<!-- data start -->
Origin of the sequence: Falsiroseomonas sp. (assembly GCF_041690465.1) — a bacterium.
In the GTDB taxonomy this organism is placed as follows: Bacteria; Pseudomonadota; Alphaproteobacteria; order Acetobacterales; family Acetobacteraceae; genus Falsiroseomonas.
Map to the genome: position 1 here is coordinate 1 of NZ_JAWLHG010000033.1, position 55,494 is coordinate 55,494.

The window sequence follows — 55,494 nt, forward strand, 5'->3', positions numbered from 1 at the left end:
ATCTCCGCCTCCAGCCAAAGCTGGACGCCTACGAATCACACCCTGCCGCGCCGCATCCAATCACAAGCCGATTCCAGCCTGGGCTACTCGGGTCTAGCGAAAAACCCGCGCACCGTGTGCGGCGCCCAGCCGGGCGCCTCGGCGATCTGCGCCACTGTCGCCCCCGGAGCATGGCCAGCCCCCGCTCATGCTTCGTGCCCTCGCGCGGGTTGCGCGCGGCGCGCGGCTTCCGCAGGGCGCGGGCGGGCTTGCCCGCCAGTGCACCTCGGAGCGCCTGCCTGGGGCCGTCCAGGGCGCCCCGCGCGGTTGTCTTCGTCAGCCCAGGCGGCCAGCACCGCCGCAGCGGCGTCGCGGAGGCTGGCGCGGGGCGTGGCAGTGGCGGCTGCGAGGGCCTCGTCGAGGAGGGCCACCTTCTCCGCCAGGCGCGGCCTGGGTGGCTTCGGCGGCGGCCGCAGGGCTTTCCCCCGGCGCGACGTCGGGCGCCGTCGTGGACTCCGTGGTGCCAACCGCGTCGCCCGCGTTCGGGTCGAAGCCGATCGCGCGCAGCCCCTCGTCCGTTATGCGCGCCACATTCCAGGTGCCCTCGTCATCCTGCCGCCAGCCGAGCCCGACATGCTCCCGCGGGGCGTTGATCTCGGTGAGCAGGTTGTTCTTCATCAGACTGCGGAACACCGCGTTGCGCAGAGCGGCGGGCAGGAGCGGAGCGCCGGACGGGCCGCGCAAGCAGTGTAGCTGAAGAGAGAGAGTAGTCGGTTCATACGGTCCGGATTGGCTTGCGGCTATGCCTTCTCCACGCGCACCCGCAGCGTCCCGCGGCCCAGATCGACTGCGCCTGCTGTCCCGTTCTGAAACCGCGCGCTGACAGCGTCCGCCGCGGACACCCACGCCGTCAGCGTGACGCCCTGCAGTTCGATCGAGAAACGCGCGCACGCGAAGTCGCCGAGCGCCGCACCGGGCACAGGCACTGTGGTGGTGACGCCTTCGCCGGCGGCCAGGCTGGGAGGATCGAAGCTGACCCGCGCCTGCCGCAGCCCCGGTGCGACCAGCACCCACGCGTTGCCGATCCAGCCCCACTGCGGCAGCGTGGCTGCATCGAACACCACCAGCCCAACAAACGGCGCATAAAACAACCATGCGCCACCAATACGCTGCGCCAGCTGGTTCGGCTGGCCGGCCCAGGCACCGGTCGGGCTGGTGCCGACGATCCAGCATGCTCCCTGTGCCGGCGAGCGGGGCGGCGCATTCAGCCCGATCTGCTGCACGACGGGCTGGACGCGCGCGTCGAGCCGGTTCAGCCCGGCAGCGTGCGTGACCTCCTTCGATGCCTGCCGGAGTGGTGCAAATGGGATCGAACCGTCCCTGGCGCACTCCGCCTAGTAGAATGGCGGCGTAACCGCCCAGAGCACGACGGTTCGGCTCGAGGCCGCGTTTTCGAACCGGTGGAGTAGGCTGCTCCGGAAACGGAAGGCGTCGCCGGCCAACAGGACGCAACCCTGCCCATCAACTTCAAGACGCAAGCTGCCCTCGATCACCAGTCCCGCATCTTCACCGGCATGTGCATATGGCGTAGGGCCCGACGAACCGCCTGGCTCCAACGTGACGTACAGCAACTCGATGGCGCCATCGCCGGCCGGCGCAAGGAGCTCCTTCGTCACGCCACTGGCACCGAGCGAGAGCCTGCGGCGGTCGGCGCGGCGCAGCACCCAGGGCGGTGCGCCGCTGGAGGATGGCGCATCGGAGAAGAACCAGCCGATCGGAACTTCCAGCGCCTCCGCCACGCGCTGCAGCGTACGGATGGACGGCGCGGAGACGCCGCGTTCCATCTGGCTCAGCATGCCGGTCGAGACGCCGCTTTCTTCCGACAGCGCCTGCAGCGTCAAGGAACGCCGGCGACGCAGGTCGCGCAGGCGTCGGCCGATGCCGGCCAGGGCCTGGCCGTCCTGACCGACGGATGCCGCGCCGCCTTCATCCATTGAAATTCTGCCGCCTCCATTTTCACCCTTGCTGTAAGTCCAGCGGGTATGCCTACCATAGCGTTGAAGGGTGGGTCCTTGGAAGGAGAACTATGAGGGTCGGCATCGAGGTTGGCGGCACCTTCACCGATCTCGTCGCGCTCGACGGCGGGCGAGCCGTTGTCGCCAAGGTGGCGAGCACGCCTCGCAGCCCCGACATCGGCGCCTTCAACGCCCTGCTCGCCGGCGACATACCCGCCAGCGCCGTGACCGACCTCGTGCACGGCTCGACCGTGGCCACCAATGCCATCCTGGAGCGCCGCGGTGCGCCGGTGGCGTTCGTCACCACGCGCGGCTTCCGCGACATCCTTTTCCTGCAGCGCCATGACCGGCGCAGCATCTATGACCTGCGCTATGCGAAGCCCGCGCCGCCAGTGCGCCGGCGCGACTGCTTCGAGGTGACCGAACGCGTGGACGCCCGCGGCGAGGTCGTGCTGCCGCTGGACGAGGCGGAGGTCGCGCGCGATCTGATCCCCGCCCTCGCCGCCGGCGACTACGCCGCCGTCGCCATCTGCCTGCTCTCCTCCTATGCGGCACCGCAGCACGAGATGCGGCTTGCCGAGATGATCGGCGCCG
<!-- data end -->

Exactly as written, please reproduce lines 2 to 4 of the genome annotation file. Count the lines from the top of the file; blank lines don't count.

In the GTDB taxonomy this organism is placed as follows: Bacteria; Pseudomonadota; Alphaproteobacteria; order Acetobacterales; family Acetobacteraceae; genus Falsiroseomonas.
Map to the genome: position 1 here is coordinate 1 of NZ_JAWLHG010000033.1, position 55,494 is coordinate 55,494.

The window sequence follows — 55,494 nt, forward strand, 5'->3', positions numbered from 1 at the left end: